The American kestrel is the smallest, most common and most colorful falcon in North America. It hunts insects and small vertebrates in fields and open areas in urban and semi-rural areas. It often perches on electrical wires and roadside fences. It nests in cavities where it lays, in April and May, 4 to 6 eggs which are incubated by both parents for approximately 30 days. The chicks remain in the nest, fed by the female, until their first flight, about 30 days after hatching.
City, countryside, forest and fields.
ECOLOGICAL SERVICES OF THE SPECIES
Controls the rodent population.
Leave at least 1 km between nest boxes.
Install the nest box on a post, tree or building, at a height of approximately 3 meters.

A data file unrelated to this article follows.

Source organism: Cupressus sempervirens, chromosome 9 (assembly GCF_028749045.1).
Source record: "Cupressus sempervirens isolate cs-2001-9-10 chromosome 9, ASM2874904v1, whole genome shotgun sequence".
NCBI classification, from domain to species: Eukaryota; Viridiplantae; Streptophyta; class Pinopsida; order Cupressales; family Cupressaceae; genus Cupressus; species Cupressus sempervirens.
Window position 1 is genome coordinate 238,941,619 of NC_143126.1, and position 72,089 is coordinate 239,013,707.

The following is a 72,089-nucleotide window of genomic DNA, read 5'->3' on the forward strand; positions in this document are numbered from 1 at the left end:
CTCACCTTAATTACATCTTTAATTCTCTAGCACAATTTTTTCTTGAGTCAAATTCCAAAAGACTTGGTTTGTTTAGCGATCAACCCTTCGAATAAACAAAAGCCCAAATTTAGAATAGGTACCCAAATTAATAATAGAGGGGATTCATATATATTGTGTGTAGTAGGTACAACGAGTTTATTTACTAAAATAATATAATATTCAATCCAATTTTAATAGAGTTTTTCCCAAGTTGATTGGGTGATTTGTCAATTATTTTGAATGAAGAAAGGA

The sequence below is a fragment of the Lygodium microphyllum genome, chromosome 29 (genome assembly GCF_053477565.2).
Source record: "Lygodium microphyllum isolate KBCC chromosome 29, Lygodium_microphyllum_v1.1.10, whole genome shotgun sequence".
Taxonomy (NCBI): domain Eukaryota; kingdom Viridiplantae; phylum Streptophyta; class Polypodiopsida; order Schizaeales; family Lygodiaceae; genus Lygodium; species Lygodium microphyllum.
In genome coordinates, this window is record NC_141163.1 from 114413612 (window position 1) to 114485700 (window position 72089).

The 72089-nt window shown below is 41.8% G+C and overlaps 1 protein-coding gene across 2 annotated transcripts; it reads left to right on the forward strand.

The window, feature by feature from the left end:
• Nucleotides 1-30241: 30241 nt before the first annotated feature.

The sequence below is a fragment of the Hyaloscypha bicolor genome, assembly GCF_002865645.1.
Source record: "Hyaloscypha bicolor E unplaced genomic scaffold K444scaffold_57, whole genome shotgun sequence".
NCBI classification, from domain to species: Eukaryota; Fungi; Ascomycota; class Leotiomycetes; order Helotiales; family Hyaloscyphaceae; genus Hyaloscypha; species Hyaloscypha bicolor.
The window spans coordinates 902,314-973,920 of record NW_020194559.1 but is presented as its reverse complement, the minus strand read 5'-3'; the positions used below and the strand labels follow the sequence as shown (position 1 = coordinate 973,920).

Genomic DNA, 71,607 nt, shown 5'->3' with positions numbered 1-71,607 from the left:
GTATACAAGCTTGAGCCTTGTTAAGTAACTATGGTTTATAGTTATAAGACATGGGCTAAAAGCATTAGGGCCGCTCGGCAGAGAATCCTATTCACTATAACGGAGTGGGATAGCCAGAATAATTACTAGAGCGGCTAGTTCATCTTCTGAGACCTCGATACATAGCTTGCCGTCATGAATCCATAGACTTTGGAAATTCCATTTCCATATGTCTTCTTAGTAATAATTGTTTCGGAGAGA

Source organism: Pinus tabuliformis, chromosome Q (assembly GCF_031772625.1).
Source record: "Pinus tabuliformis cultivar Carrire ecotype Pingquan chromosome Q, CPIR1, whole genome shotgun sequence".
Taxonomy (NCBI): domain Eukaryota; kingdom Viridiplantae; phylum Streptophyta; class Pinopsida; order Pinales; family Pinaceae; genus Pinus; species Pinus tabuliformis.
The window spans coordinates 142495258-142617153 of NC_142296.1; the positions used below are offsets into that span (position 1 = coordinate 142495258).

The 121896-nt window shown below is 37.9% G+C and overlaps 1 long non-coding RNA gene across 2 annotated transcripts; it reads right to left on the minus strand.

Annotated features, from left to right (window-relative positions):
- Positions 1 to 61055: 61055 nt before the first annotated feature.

Place the nest box sheltered from prevailing winds and direct sunlight.
Do not block the opening of the nest box or place it towards a road.
You can put some wood chips in there which will keep the eggs warm.
FAVORITE PLANTS AND VEGETATIONS
It occasionally visits bird feeders to chase away birds feeding there.
Plants and trees with fruits and seeds that attract the small birds that it hunts could therefore also attract it.
He will appreciate perches and snags (dead trees).
_ Carry out maintenance every fall to avoid pests and diseases
_ Do not drive screws or drive nails directly into trees.